Investigational Cancer Drug May Prevent Heart Failure
A porcupine inhibitor may regenerate heart tissue after a heart attack and prevent heart failure.
In a new study published by the Proceedings of the National Academy of Sciences, the authors made the surprising discovery that an investigational cancer drug may also regenerate heart tissue. This finding indicates this novel drug could be used to prevent heart failure in certain patients who have experienced a heart attack.
While nearly every other part of the body has the ability to repair itself, the heart does not. This is why heart attacks cause irreversible damage and scarring that weakens the heart, which is known as heart failure.
Researcher Lawrence Lum, PhD, developed a cancer drug that targets Wnt signaling molecules. These molecules are crucial for tissue regeneration, but also drive certain cancers, according to the study. The porcupine enzyme is essential for the production of Wnt proteins, so the authors developed a porcupine inhibitor as an investigational cancer treatment.
When testing the new drug, they discovered something unexpected.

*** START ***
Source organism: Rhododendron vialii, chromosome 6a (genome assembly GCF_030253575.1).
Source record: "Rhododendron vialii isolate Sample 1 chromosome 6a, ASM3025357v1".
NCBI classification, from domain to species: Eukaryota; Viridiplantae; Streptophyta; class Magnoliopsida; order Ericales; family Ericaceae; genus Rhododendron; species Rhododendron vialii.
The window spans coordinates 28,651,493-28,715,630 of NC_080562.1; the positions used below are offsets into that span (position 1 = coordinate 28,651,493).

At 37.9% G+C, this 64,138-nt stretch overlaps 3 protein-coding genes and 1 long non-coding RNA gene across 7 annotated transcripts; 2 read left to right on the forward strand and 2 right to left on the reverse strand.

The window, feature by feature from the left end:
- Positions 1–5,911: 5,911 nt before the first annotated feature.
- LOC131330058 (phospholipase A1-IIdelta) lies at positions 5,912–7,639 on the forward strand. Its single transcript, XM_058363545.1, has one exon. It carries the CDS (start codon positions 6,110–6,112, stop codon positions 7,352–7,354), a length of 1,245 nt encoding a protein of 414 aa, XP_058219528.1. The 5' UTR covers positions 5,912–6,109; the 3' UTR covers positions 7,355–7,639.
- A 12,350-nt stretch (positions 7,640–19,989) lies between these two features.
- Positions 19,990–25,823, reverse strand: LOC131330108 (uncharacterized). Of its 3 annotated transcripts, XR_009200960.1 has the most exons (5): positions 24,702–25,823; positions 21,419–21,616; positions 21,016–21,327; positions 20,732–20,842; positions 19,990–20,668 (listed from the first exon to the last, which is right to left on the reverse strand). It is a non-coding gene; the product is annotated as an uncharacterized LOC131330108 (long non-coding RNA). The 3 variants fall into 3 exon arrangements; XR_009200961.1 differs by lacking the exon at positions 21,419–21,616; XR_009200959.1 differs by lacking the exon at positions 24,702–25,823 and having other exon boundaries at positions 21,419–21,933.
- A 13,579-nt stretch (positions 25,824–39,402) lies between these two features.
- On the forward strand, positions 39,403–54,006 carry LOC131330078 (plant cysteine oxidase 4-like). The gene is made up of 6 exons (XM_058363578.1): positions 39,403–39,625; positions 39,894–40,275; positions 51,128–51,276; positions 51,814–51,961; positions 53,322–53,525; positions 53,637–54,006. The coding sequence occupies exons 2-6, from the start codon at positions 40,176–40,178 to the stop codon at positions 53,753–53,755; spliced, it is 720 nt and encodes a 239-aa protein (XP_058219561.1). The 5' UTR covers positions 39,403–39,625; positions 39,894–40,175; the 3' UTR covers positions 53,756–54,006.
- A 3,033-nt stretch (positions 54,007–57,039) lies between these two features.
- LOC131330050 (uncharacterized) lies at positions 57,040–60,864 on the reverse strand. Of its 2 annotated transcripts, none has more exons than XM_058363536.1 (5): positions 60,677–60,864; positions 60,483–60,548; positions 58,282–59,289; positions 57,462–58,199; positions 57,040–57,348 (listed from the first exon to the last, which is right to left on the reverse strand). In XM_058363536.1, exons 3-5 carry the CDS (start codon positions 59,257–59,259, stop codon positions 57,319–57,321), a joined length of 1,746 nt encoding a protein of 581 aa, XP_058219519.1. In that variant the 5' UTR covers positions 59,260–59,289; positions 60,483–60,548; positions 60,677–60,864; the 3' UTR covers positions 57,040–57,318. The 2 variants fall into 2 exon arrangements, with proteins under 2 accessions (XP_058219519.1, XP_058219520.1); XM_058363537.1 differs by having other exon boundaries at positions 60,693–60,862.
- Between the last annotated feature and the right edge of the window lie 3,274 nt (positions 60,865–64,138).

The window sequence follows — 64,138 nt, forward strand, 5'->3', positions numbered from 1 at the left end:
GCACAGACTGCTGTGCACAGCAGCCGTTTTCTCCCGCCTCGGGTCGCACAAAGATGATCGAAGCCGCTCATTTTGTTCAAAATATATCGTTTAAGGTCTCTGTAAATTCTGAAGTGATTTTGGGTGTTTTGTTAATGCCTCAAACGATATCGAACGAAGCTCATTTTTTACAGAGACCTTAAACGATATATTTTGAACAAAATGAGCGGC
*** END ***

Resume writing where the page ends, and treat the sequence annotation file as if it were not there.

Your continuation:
“We saw many predictable adverse effects — in bone and hair, for example – but one surprise was that the number of dividing cardiomyocytes (heart muscle cells) was slightly increased,” said senior study author Dr Lum. “In addition to the intense interest in porcupine inhibitors as anticancer agents, this research shows that such agents could be useful in regenerative medicine.”
To further evaluate these findings, the investigators induced heart attacks in mice, and then treated them with the novel porcupine inhibitor. The heart’s ability to pump blood in treated mice was observed to improve by nearly twofold compared with untreated mice, according to the study.
“Our lab has been studying heart repair for several years, and it was striking to see that administration of a Wnt inhibitor significantly improved heart function following a heart attack in mice,” said researcher Rhonda Bassel-Duby, PhD.
In addition to improved blood pumping ability, the hearts of treated mice were observed to have a reduction of fibrosis, according to the study. Scarring that occurs after a heart attack can result in heart enlargement, which then leads to heart failure.
“While fibrotic responses may be immediately beneficial, they can overwhelm the ability of the heart to regenerate in the long run,” Dr Lum said. “We think we have an agent that can temper this fibrotic response, thus improving wound healing of the heart.”
These preliminary findings also suggest that treatment with a porcupine inhibitor after a heart attack would likely be short-term in order to benefit from tissue regeneration. This means that patients would not have to experience adverse events typically associated with cancer drugs, such as bone or hair loss.
“We hope to advance a Porcn [porcupine] inhibitor into clinical testing as a regenerative agent for heart disease within the next year,” Dr Lum concluded.